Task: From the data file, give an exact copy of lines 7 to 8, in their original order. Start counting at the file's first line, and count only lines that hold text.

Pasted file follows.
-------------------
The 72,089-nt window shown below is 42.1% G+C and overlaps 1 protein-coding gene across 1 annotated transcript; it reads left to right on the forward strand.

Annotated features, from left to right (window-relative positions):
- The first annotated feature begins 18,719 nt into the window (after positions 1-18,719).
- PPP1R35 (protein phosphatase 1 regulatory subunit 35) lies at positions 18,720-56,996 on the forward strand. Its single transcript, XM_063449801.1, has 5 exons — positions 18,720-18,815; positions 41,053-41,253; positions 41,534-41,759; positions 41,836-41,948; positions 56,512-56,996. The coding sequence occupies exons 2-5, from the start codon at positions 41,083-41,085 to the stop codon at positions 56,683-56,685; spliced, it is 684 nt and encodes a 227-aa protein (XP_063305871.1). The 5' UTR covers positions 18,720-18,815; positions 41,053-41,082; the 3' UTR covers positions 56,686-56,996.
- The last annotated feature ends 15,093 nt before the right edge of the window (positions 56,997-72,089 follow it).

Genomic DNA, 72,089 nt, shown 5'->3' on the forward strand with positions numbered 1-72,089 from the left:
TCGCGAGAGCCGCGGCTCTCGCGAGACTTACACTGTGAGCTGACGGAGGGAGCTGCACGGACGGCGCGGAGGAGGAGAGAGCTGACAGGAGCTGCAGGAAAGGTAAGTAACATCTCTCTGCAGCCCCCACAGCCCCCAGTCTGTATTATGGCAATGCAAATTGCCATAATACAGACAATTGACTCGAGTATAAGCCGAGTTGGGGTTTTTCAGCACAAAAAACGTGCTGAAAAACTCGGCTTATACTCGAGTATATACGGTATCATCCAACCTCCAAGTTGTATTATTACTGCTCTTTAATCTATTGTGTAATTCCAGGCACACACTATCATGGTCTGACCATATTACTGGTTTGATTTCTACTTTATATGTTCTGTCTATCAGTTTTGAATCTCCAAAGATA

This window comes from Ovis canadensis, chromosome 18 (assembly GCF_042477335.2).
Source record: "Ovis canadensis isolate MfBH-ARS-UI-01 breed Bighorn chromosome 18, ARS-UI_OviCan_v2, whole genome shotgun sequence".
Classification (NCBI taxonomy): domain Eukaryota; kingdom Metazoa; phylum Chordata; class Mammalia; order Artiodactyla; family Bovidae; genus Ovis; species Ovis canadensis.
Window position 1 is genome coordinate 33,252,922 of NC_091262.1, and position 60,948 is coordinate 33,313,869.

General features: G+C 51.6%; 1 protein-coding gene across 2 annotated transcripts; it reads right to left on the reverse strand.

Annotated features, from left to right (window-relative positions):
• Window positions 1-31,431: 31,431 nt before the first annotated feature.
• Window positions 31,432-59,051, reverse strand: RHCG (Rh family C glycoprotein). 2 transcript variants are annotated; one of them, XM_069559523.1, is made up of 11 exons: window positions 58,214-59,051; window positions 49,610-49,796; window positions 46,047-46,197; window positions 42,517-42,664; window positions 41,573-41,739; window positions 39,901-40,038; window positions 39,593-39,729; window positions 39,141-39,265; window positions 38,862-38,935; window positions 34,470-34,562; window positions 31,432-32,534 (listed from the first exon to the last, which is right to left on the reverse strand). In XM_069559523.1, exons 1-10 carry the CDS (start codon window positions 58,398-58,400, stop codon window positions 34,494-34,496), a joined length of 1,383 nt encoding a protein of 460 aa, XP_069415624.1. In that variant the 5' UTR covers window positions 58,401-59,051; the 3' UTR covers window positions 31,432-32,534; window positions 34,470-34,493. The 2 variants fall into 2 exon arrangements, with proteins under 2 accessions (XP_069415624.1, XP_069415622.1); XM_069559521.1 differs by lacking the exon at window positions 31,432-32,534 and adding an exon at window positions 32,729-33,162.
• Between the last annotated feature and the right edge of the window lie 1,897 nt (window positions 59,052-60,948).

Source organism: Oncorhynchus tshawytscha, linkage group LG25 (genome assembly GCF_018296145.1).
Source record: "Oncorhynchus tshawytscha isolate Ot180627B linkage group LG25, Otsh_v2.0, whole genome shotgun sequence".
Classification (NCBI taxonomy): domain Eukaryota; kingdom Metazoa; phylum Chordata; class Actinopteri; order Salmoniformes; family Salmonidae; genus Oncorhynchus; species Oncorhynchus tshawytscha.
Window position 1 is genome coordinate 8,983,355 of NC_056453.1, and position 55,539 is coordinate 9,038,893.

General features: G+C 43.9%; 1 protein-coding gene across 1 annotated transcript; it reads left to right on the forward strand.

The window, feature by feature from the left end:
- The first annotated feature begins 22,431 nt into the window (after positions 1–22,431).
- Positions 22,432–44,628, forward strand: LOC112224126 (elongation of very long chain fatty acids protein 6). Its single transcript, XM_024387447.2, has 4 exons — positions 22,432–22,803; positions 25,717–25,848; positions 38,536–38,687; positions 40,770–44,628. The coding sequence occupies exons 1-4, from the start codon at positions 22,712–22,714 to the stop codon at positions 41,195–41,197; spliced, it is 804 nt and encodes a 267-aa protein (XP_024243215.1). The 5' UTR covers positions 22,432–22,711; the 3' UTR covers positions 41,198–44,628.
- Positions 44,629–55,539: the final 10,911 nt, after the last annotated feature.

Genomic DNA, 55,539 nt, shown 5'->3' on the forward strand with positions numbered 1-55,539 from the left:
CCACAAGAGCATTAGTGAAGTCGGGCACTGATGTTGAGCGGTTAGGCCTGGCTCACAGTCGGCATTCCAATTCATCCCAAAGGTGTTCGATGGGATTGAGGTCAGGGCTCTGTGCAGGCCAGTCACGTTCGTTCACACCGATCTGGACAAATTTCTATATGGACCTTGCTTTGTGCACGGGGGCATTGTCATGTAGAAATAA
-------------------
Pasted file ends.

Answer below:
TCGCGAGAGCCGCGGCTCTCGCGAGACTTACACTGTGAGCTGACGGAGGGAGCTGCACGGACGGCGCGGAGGAGGAGAGAGCTGACAGGAGCTGCAGGAAAGGTAAGTAACATCTCTCTGCAGCCCCCACAGCCCCCAGTCTGTATTATGGCAATGCAAATTGCCATAATACAGACAATTGACTCGAGTATAAGCCGAGTTGGGGTTTTTCAGCACAAAAAACGTGCTGAAAAACTCGGCTTATACTCGAGTATATACGGTATCATCCAACCTCCAAGTTGTATTATTACTGCTCTTTAATCTATTGTGTAATTCCAGGCACACACTATCATGGTCTGACCATATTACTGGTTTGATTTCTACTTTATATGTTCTGTCTATCAGTTTTGAATCTCCAAAGATA

This window comes from Ovis canadensis, chromosome 18 (assembly GCF_042477335.2).